I found this riddle on the net: How many letters does the answer to this question have?

It is kind of a strange question, isn't it? If you want a chance to solve it for yourself you should stop reading now!

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I would say the cool thing about this question is that it supposes a test to see if it is right. The question starts with 'How many' so the answer must be a number (perhaps 18), or at least describe a value (like 'too many' or 'none'). So then the test is wether this description (assume a number also describes a value) matches up with the number of letters in that description. It is not so in English but there are likely languages where such a description does not exist. Also not in English but there are likely languages where there is more than one such description. In English there is exactly one.

We can test the answers proposed so far, 'too many', 'none' and 18.

'too many' -> 7 letters

'none' -> 4 letters

18 -> eighteen -> 8 letters

As we can see none of these descriptions match the number of letters it takes to write them and so none of them fit. But something strange happens if we recursively take the value of letters as a new description to be tested. We can even start with an answer that is completely absurd and it will take us to the correct one. Suppose we try to answer 'How many letters does the answer to this question have?' with something absurd like:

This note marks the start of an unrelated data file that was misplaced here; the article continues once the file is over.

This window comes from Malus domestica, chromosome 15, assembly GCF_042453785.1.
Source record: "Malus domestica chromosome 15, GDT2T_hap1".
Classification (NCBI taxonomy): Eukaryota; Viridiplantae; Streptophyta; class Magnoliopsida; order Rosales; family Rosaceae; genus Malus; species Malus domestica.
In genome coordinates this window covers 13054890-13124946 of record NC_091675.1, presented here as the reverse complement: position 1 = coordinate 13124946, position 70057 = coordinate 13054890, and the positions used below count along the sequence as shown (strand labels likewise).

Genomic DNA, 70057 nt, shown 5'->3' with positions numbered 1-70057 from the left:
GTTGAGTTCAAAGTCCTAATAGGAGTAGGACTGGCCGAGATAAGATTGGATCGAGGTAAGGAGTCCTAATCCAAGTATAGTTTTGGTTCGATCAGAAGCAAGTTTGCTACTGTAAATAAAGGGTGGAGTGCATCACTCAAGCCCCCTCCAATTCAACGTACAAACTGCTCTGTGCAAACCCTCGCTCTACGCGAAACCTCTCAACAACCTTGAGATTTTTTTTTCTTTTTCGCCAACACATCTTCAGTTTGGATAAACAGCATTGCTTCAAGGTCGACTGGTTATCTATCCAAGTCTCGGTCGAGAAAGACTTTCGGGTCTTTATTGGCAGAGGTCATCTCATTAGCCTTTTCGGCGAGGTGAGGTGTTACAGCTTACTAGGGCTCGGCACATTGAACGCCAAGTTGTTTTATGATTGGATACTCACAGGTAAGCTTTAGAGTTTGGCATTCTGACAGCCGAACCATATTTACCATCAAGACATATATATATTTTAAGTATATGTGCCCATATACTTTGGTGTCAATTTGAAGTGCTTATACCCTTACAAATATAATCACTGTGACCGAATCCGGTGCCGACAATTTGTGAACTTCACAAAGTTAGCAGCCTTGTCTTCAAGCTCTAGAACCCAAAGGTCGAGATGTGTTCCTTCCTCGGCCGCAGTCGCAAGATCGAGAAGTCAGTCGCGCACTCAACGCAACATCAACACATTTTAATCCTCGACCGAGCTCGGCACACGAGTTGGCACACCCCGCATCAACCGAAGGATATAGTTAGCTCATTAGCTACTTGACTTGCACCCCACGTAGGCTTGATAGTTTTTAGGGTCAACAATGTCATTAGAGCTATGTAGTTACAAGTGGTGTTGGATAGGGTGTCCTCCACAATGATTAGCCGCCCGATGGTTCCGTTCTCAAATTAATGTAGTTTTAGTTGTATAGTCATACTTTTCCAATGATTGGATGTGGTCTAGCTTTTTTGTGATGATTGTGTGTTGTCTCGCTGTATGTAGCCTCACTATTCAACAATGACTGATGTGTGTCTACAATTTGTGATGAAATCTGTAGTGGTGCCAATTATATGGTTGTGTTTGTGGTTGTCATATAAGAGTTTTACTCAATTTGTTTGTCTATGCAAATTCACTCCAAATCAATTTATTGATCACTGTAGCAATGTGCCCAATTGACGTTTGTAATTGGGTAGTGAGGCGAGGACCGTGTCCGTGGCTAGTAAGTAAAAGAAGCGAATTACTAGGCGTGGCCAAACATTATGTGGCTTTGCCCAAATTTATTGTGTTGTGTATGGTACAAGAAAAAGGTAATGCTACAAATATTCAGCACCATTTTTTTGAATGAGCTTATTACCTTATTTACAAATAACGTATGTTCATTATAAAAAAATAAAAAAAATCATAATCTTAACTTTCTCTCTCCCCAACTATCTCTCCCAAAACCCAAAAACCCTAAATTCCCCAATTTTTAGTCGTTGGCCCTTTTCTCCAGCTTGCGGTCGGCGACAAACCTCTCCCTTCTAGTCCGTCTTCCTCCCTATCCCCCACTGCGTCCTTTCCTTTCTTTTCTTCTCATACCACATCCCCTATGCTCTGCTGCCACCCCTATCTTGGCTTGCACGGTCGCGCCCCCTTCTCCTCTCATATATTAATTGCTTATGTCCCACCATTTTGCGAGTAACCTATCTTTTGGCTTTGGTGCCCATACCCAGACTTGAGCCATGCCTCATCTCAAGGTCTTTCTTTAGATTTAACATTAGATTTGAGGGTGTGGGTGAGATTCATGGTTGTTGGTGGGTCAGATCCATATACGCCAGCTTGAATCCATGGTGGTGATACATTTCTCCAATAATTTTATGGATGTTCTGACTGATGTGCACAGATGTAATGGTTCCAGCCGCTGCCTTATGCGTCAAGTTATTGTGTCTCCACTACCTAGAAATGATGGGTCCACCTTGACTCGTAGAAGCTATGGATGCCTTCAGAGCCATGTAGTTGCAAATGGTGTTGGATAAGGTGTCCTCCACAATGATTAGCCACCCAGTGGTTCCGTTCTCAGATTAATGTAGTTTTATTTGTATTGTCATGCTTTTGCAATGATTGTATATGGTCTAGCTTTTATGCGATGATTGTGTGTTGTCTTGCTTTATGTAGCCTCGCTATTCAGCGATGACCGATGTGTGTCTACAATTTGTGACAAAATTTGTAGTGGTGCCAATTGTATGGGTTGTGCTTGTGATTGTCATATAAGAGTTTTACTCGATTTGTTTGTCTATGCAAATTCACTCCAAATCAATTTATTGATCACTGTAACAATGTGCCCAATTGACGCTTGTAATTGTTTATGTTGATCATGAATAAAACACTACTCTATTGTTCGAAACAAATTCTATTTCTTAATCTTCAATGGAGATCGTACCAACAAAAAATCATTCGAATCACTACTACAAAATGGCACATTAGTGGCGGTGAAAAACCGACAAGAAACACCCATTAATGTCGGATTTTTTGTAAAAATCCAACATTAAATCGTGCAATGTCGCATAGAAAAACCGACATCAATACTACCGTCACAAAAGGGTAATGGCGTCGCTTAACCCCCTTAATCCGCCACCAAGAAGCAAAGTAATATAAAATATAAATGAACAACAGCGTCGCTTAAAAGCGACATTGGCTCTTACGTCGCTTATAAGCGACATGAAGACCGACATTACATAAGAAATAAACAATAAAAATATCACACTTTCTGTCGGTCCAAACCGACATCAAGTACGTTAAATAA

'The quick brown fox jumps over the lazy dog.' -> 35 letters

thirty five -> 10 letters

ten -> 3 letters

three -> 5 letters

five -> 4 letters

four -> 4 letters! We got it.

'Four' is a description of a number that takes exactly that number of letters to write (in English). I have also proven to my satisfaction that all descriptions will settle on four when applied to this algorithm.

Categories: works_for_me

UPDATE: 18 Feb 2006

On closer examination it is fairly simple to prove that all numbers must settle on four. The theoretical possibilities are limited to the numbers settling on a number other than 4(1), finding a loop(2), growing infinitely small(3), growing infinitely large(4), perhaps continuing in some other irrational way(5) or settling on 4(6).

Observation 1:

All numbers greater than 4 point to a number smaller than itself.

Observation 2:

All numbers less than 4 point to a number greater than itself.

Observation 3:

3 is the only number less than 4 that points to a number greater than 4, namely 5, which points to 4.

Observation 4:

Letter counts are positive integers.

Possibility (1) cannot happen because of observations 1 and 2.

Possibility (2) cannot happen because of observations 1, 2 and 3.

Possibility (3) cannot happen because of observation 4.

Possibility (4) cannot happen because of observation 1.

Possibility (5) cannot happen because of observations 1, 2, 3 and 4.

Possibility (6) is all that remains.

brilliant!

ReplyDeleteOh Moe! You know other people can read this. Now it is on the record. What do you think this is going to do to my egomania?

ReplyDeleteThank you.

Heh, you lack some imagination. :) Here are some more perfectly valid answers:

ReplyDelete* Exactly ten

* Five plus eight

* One less than twenty-one

There are also inexact ones, they are valid answers but don't specify a clear number:

* Less than two hundred

* More than one

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